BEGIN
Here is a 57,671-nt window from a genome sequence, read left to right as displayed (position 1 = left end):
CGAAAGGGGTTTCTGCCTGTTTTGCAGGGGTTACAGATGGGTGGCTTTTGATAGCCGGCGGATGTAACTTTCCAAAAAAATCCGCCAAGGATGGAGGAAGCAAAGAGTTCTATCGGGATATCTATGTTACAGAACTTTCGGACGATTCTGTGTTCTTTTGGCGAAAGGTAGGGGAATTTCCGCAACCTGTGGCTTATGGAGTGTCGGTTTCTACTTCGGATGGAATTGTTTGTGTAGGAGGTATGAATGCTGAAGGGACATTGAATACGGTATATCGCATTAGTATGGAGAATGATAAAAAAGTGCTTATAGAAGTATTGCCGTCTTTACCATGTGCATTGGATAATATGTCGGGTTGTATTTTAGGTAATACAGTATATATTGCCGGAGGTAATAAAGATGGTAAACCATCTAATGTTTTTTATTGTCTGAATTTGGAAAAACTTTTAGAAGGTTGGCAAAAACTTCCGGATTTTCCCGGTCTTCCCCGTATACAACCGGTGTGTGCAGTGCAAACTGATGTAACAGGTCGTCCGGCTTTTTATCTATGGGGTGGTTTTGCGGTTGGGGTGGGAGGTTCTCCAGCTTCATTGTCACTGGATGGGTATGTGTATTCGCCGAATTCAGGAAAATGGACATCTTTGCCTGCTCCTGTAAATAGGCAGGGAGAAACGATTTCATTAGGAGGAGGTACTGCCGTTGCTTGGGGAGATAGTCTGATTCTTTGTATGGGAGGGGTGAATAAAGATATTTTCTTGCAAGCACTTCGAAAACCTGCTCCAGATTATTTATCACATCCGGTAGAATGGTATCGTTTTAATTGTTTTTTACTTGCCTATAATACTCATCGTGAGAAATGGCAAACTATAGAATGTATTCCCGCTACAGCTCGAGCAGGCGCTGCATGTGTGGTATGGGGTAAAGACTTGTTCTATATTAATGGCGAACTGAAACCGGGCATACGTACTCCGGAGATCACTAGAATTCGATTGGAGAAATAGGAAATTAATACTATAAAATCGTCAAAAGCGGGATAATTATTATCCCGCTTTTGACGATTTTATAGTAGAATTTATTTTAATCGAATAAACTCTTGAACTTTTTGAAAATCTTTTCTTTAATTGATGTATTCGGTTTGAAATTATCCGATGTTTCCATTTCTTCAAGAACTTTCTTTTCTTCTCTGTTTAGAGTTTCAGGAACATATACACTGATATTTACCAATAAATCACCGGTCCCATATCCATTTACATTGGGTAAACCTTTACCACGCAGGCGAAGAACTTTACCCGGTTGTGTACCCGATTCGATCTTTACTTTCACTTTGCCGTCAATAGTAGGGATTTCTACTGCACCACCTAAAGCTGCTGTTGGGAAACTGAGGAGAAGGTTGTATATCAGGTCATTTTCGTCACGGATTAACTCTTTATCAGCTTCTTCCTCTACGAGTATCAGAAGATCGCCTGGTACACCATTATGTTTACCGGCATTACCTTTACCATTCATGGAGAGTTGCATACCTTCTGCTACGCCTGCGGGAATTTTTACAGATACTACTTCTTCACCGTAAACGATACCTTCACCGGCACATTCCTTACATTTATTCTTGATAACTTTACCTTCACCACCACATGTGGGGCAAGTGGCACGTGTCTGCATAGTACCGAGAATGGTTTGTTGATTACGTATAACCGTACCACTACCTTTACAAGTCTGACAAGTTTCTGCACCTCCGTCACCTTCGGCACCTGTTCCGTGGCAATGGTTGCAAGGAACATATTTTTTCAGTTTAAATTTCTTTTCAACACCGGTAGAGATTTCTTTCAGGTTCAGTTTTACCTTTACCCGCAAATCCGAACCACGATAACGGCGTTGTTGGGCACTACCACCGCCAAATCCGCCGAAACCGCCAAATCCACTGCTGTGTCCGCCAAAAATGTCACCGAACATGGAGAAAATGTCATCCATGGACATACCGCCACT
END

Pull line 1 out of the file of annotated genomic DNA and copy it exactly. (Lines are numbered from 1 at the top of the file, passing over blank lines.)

Here is a 57,671-nt window from a genome sequence, read left to right as displayed (position 1 = left end):